See also: ParseBigBytes.

BigBytes(82854982) -> 83MB

func BigComma

func BigComma(b *big.Int) string

BigComma produces a string form of the given big.Int in base 10 with commas after every three orders of magnitude.

func BigIBytes

func BigIBytes(s *big.Int) string

BigIBytes produces a human readable representation of an IEC size.

See also: ParseBigBytes.

BigIBytes(82854982) -> 79MiB

func Bytes

func Bytes(s uint64) string

Bytes produces a human readable representation of an SI size.

See also: ParseBytes.

Bytes(82854982) -> 83MB

func Comma

func Comma(v int64) string

Comma produces a string form of the given number in base 10 with commas after every three orders of magnitude.

e.g. Comma(834142) -> 834,142

func Commaf

func Commaf(v float64) string

Commaf produces a string form of the given number in base 10 with commas after every three orders of magnitude.

e.g. Comma(834142.32) -> 834,142.32

func ComputeSI

func ComputeSI(input float64) (float64, string)

ComputeSI finds the most appropriate SI prefix for the given number and returns the prefix along with the value adjusted to be within that prefix.

See also: SI, ParseSI.

e.g. ComputeSI(2.2345e-12) -> (2.2345, "p")

func FormatFloat

func FormatFloat(format string, n float64) string

FormatFloat produces a formatted number as string based on the following user-specified criteria: * thousands separator * decimal separator * decimal precision

Usage: s := RenderFloat(format, n) The format parameter tells how to render the number n.

See examples:

Examples of format strings, given n = 12345.6789: "#,###.##" => "12,345.67" "#,###." => "12,345" "#,###" => "12345,678" "#\u202F###,##" => "12 345,68" "#.###,###### => 12.345,678900 "" (aka default format) => 12,345.67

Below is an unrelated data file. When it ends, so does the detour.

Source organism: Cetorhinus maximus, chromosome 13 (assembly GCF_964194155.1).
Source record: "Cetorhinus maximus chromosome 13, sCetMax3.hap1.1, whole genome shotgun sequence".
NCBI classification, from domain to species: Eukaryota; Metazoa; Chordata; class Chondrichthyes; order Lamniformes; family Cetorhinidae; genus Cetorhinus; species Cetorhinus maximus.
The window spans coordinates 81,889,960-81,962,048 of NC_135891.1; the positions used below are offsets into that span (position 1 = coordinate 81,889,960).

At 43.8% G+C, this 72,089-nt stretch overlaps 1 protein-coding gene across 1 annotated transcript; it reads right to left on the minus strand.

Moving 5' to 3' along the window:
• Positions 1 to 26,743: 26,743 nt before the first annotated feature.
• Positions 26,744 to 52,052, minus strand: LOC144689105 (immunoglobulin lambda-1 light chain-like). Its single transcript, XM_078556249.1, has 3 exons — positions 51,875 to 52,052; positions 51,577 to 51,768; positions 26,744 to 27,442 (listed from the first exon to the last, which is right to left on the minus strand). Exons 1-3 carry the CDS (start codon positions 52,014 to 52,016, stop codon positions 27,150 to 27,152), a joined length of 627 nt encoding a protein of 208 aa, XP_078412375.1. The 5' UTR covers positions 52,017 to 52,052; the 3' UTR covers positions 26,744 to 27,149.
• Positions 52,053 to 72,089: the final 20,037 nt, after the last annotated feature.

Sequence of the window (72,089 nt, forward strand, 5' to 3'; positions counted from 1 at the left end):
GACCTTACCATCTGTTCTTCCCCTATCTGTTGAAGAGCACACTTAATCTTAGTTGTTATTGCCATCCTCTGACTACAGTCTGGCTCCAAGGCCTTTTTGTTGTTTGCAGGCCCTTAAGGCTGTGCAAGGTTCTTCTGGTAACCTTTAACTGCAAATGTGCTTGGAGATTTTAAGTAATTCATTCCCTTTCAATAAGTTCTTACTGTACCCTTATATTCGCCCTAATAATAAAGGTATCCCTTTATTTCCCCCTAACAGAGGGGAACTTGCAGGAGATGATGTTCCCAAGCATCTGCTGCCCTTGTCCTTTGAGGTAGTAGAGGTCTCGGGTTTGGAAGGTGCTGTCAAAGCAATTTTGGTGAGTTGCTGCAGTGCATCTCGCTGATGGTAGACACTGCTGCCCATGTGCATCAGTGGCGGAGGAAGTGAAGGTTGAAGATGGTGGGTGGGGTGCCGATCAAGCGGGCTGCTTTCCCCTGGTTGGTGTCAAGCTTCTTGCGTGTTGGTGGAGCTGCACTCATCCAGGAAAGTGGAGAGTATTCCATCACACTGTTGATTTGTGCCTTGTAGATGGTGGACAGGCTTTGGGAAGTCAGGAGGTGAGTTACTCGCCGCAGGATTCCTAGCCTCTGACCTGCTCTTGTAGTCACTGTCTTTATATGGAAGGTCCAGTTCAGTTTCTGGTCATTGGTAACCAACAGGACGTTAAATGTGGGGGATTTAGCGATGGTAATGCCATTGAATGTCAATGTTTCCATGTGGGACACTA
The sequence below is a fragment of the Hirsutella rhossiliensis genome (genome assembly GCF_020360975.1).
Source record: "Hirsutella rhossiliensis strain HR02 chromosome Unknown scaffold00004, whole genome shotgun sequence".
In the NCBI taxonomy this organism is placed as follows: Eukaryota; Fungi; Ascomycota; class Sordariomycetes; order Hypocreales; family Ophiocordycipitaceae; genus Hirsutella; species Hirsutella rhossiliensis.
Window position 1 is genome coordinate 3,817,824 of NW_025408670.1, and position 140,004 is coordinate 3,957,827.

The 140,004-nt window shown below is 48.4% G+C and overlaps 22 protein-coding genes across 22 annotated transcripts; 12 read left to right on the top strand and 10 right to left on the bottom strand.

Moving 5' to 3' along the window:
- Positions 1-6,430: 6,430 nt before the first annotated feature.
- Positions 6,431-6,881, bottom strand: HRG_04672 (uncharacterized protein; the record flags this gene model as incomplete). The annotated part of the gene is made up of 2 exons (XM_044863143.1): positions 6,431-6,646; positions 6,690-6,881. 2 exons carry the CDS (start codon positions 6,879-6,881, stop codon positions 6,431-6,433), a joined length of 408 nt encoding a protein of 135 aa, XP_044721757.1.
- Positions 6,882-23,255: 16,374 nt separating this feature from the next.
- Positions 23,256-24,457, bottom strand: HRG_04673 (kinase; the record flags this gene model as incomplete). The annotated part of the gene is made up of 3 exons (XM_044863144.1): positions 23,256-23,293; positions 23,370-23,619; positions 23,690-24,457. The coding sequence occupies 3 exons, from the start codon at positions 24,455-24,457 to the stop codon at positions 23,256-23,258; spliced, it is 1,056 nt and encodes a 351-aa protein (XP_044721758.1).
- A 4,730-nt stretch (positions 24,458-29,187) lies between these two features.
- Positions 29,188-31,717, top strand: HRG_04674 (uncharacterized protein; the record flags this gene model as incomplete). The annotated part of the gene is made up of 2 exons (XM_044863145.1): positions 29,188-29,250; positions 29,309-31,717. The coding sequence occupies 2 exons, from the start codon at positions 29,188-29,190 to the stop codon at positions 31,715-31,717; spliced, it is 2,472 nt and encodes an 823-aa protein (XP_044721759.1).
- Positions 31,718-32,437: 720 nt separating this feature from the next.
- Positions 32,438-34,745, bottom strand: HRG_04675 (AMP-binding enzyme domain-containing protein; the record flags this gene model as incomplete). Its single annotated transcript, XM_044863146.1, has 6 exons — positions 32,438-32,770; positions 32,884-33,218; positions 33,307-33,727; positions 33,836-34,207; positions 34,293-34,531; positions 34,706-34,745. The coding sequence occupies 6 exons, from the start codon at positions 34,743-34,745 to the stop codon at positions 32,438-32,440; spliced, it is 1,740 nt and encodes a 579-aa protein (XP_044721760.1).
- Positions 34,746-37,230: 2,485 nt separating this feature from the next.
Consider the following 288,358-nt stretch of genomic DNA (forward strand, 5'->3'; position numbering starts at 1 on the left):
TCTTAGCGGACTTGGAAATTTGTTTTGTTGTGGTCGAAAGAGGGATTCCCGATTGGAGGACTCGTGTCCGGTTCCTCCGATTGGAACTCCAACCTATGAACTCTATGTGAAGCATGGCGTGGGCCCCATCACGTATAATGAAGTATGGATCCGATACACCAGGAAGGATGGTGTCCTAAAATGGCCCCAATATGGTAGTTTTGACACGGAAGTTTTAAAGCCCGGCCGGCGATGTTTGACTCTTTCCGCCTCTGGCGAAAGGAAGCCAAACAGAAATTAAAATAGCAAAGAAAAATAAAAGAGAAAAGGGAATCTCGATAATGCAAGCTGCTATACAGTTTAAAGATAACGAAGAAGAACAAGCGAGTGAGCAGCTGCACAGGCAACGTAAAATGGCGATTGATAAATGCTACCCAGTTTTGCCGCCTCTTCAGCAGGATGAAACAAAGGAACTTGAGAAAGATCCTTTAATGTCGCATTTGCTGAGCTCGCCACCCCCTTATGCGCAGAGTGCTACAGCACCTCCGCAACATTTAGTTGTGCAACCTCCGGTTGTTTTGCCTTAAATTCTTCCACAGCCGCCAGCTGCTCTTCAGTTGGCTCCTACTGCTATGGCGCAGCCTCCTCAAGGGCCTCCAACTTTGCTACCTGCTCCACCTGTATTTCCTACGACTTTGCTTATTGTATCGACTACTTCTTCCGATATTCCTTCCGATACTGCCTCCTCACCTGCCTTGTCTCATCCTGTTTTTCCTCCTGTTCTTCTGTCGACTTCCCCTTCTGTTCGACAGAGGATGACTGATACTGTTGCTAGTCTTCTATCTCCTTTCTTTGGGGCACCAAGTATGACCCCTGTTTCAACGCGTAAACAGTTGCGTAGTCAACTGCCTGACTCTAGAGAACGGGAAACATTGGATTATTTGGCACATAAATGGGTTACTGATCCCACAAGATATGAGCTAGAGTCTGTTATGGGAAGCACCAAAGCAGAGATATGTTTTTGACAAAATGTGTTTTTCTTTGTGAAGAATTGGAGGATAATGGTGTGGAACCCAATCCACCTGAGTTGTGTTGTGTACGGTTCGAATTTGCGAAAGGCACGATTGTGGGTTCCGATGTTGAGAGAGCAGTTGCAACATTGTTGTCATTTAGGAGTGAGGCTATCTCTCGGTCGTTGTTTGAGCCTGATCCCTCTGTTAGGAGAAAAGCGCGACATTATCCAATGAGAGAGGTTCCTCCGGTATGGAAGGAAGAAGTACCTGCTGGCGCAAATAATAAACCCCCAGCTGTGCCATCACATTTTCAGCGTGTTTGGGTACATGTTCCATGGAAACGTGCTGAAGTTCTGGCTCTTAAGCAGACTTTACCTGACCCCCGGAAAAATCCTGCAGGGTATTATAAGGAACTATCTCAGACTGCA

The highest precision allowed is 9 digits after the decimal symbol. There is also a version for integer number, FormatInteger(), which is convenient for calls within template.

func FormatInteger

func FormatInteger(format string, n int) string

FormatInteger produces a formatted number as string. See FormatFloat.

func Ftoa

func Ftoa(num float64) string

Ftoa converts a float to a string with no trailing zeros.

func IBytes

func IBytes(s uint64) string

IBytes produces a human readable representation of an IEC size.

See also: ParseBytes.

IBytes(82854982) -> 79MiB

func Ordinal

func Ordinal(x int) string

Ordinal gives you the input number in a rank/ordinal format.

Ordinal(3) -> 3rd

func ParseBigBytes

func ParseBigBytes(s string) (*big.Int, error)

ParseBigBytes parses a string representation of bytes into the number of bytes it represents.

See also: BigBytes, BigIBytes.

ParseBigBytes("42MB") -> 42000000, nil ParseBigBytes("42mib") -> 44040192, nil

func ParseBytes

func ParseBytes(s string) (uint64, error)

ParseBytes parses a string representation of bytes into the number of bytes it represents.

See Also: Bytes, IBytes.

ParseBytes("42MB") -> 42000000, nil ParseBytes("42mib") -> 44040192, nil

func ParseSI

func ParseSI(input string) (float64, string, error)

ParseSI parses an SI string back into the number and unit.

See also: SI, ComputeSI.

e.g. ParseSI(2.2345pF) -> (2.2345e-12, "F", nil)

func RelTime

func RelTime(a, b time.Time, albl, blbl string) string

RelTime formats a time into a relative string.

It takes two times and two labels. In addition to the generic time delta string (e.g. 5 minutes), the labels are used applied so that the label corresponding to the smaller time is applied.

RelTime(timeInPast, timeInFuture, "earlier", "later") -> "3 weeks earlier"

func SI

func SI(input float64, unit string) string

SI returns a string with default formatting.

SI uses Ftoa to format float value, removing trailing zeros.

See also: ComputeSI, ParseSI.

e.g. SI(1000000, B) -> 1MB e.g. SI(2.2345e-12, "F") -> 2.2345pF

func Time

func Time(then time.Time) string

Time formats a time into a relative string.

Time(someT) -> "3 weeks ago"